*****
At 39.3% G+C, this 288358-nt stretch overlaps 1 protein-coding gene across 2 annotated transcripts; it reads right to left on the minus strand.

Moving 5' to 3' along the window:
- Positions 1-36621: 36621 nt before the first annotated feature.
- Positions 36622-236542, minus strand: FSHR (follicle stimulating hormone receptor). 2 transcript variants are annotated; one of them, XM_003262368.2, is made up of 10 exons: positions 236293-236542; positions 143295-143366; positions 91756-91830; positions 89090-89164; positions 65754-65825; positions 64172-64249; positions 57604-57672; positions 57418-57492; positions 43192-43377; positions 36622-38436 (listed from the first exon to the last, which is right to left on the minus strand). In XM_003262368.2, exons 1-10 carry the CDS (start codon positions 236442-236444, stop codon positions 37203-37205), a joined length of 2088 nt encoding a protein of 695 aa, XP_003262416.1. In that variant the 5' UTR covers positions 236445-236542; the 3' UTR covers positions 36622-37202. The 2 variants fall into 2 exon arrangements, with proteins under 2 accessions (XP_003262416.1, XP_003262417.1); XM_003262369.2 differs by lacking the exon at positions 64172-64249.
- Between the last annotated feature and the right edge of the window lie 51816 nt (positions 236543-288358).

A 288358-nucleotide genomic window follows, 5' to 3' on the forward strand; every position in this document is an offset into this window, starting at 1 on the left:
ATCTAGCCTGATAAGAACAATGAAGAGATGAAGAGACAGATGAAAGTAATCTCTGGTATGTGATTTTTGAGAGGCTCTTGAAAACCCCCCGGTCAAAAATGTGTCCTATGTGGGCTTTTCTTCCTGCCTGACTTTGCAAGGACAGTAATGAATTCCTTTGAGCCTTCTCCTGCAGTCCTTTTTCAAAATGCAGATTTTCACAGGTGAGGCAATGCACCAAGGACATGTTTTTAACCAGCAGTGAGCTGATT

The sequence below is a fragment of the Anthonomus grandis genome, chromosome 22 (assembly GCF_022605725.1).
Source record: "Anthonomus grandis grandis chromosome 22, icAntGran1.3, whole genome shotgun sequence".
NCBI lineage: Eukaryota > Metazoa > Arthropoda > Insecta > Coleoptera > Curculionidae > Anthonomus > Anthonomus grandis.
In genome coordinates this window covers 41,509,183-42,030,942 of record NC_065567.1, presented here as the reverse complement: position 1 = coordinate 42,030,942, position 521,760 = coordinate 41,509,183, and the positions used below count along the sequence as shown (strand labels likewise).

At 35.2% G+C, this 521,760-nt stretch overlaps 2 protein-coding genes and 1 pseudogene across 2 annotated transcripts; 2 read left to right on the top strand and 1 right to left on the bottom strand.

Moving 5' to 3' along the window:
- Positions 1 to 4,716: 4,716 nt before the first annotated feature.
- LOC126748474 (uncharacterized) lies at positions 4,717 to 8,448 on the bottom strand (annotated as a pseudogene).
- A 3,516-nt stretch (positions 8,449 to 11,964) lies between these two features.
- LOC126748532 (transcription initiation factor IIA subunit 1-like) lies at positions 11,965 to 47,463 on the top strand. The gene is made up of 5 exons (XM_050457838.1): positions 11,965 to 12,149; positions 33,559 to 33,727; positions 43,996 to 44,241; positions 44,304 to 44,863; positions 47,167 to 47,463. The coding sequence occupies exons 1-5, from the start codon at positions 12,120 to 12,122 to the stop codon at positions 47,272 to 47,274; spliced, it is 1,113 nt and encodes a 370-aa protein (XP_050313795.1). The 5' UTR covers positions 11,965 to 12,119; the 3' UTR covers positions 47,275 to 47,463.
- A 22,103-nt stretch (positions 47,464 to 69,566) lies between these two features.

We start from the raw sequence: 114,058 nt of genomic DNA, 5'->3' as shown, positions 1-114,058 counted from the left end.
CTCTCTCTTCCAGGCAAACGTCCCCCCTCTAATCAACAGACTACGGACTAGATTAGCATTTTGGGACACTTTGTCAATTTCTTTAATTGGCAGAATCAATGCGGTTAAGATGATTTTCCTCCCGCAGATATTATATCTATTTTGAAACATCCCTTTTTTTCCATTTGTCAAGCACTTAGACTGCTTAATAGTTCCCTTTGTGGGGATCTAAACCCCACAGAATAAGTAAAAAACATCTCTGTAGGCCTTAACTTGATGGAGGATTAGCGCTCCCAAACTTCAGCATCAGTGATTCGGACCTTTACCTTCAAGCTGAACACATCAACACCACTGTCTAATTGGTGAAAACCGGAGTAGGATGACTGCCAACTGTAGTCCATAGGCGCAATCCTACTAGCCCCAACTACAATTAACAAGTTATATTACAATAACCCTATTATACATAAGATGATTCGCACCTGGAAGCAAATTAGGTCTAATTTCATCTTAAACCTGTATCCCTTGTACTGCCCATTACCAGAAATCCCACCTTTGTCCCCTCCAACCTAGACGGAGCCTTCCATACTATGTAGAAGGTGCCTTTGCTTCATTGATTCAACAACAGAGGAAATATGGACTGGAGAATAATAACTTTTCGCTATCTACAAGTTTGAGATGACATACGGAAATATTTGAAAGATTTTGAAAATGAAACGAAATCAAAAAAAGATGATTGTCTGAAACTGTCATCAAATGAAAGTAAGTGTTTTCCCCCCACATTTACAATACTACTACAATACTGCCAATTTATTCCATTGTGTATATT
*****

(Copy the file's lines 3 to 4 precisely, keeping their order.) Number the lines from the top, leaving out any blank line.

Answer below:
- Positions 1-36621: 36621 nt before the first annotated feature.
- Positions 36622-236542, minus strand: FSHR (follicle stimulating hormone receptor). 2 transcript variants are annotated; one of them, XM_003262368.2, is made up of 10 exons: positions 236293-236542; positions 143295-143366; positions 91756-91830; positions 89090-89164; positions 65754-65825; positions 64172-64249; positions 57604-57672; positions 57418-57492; positions 43192-43377; positions 36622-38436 (listed from the first exon to the last, which is right to left on the minus strand). In XM_003262368.2, exons 1-10 carry the CDS (start codon positions 236442-236444, stop codon positions 37203-37205), a joined length of 2088 nt encoding a protein of 695 aa, XP_003262416.1. In that variant the 5' UTR covers positions 236445-236542; the 3' UTR covers positions 36622-37202. The 2 variants fall into 2 exon arrangements, with proteins under 2 accessions (XP_003262416.1, XP_003262417.1); XM_003262369.2 differs by lacking the exon at positions 64172-64249.